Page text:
Art and LiteraturePoetry

Wild November Choir

Silent morning—a fog like the ghost

Of autumn trees and brush and leaves

Rises up to the skies, a wavering host

Of spirits climbing to clouds, their winter post.


Farmers are nearly done gathering sheaves

And stalks stand like sentinels—grave stones—

Encumbered by rooks whose coarse song weaves

Harvest into winter, as Earth her life heaves


Into barns and bins. She creaks and groans

From the heavy toil of summer, spent,

To lie buried ‘neath snow as the wind moans,

Settled, silent; to Death her own life she loans.


Shrugging into the grave, all life lent

To fields and trees, creatures and men,

Surrendering to ice cracked, like garments rent,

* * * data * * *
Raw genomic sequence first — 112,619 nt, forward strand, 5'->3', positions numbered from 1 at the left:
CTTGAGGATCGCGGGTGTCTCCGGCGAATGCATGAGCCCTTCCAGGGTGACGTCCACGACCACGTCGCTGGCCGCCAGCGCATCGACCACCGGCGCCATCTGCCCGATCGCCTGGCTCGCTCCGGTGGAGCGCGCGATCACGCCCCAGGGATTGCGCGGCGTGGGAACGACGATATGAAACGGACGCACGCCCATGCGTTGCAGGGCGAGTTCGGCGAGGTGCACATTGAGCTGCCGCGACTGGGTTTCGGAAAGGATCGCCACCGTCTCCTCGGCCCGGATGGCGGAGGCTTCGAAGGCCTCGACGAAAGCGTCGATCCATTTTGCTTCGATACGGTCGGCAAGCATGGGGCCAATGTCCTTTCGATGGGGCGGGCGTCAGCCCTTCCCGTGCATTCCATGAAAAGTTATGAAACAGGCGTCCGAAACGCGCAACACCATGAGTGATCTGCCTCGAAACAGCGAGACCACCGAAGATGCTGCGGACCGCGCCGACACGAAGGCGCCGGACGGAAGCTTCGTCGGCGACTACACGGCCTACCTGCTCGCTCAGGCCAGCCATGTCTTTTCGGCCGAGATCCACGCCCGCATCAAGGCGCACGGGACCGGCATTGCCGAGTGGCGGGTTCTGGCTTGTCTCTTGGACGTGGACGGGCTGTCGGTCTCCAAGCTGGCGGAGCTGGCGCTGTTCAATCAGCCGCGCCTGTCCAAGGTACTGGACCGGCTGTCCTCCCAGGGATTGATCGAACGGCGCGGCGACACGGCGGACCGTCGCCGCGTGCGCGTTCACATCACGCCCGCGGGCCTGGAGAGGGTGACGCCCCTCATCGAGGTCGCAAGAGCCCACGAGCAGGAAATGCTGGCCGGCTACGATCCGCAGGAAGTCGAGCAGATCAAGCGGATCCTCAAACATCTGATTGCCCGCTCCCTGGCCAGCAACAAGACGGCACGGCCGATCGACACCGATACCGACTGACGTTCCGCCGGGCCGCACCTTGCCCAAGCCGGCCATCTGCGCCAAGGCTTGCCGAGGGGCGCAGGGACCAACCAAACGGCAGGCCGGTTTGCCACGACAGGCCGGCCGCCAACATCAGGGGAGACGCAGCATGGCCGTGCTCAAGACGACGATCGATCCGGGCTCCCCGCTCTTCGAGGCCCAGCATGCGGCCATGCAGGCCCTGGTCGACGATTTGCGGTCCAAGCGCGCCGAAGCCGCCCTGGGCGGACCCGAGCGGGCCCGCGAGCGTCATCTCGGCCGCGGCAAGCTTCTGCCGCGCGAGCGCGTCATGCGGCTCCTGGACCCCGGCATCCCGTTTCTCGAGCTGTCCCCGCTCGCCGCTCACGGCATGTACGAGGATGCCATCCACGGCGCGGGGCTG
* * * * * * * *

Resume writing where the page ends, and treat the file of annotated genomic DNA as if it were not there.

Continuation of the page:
Sighing to hear the wind’s bitter lament—


Earth sleeps. And though she will again

Awaken, resurrect, quiver then suspire,

For now she goes down with blissful “Amen!”

And spirits ascend from forests and fen


In eerie glints of argent fire,

Winging their way toward heaven

Like birdsong, bell-song from distant spire

In harvest chorus—a wild November choir.




Johanna Byrkett

Johanna Byrkett

Johanna (Jody) Byrkett enjoys hiking various types of terrain, foggy mornings and steaming mugs of tea, reading classic literature and theological essays, studying words and their origins, and practising the art of hospitality. (She also has the singularly annoying habit of spelling things 'Britishly'.)

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